- All you need to know about buying and using tyres
- Find out how to check pressure and understand labelling
- Should you fit winter tyres? How about run-flats?
Tyres are possibly the most important part of your car. The four rings of rubber wrapped around your wheels are the vehicle’s only connection with the road, and without them you wouldn’t be able to drive. There are many factors that govern what makes a good, safe and legal tyre. Using illegal tyres can land you with a hefty fine and points on your driving licence. Read on for our Q&A to find out all you need to know about tyres, or jump to each section by clicking on the quick links below:
There are definitely several brands that we’d class as ‘premium’ (and you’ll pay a premium amount for them), such as:
However, it’s also about how much you’ve got to spend, and what type of car you’re driving. Tyre fitment can be vehicle specific, and picking the wrong ones could easily have a detrimental effect on your car’s handling. If in any doubt, check your servicing book to see which ones are recommended. Some budget tyres perform surprisingly well in certain circumstances at the expense of other qualities, for example having brilliant dry grip but loads of road noise.
It depends not only on which tyres your car is using, but how you're driving, the condition of the roads you've used and how well you're looking after the tyres themselves. However, for general driving we'd expect you should be able to get 20,000 miles from a set of four without much fuss. Obviously that'll be far lower if you've got a supercar with expensive, sticky tyres, or an off-roader with chunky all-terrain tread.
There’s now an industry-recognised labelling system for all new tyres. As of 2012, all new tyres must carry a label that looks like this:
The factors that are shown are:
- Fuel efficiency – this is the rolling resistance of the tyre, which has an effect on how much fuel your car uses. It’s listed on a sliding scale from A (best performer) to G (poorest fuel economy)
- Wet grip – simply put, tyres with better wet grip have shorter braking distances in damp conditions. Again this is labelled A-G
- External noise – you get two ratings here: one for the level of noise the tyre makes measured in lab conditions and displayed in decibels, and one that shows one, two or three ‘soundwaves’ giving the rating context with other tyres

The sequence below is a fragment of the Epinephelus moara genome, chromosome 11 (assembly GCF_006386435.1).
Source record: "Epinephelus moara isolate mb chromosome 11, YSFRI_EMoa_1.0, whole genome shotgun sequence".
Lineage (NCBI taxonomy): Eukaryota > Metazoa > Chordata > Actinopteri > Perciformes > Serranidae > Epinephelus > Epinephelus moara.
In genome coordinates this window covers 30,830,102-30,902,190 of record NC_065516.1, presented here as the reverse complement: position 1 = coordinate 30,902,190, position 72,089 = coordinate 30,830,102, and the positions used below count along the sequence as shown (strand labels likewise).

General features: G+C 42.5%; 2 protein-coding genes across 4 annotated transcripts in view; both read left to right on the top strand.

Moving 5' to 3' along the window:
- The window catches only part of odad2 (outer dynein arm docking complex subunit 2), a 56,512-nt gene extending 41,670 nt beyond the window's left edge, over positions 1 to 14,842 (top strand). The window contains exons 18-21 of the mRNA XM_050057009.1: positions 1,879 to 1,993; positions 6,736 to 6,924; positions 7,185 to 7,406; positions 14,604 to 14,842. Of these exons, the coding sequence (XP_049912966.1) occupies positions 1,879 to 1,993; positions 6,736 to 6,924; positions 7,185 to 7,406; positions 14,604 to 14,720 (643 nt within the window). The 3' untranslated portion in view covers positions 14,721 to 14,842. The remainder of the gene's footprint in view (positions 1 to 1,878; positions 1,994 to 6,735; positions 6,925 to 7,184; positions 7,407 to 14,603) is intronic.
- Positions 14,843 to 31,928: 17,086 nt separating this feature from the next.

All tyres for road use in the UK come with a standardised set of numbers on them telling you their precise size. You’ll need this information in order to buy new tyres. It’s displayed in this format: 205/45 R17 91W.
That breaks down into:
- 205 – the width of the tyre in millimetres
- 45 – the tyre’s aspect ratio, or the ratio between the tyre’s width and its height. In this case the height of the tyre is 45% of 205mm, which is 92.25mm
- R – simply tells you what sort of tyre it is. In this case, and the vast majority of others, it’s Radial
- 17 – the diameter of the tyre, in inches this time
- 91 – the load index of the tyre, i.e. how much weight it can carry. In our example 91 equates to 615kg per tyre, which is more than enough for a large family car
- W – the tyre speed rating. In this case it’s W or 168mph
For more detailed explanation, read our guide to tyre sizes.
The current legal minimum tread depth is 1.6mm, but many industry safety bodies state that 3mm is the depth at which you should consider changing tyres. Below you can see a tyre worn to the wear indicators (1.6mm) on the left, and a new tyre on the right.
However, due to environmental concerns over the wastage of changing tyres at 3mm instead of 1.6mm – apparently equating to 400 million tyres per year globally – Michelin is arguing that if you’ve bought the correct tyres (i.e. Michelin ones…) they’ll perform almost as well in every sense at 1.6mm as a new budget tyre while actually causing the car to have better fuel economy. We tested a number of worn tyres - both premium and budget - in various low-traction situations such as the wet braking. Apart from a fraction more aquaplaning upon initial braking, Michelin’s claims did seem to be accurate - for Michelin tyres at least. But in general, the lower the tread depth, the worse the tyre will disperse water on the road. It might still be considered ‘safe’ under 3mm, but would you want to take that risk?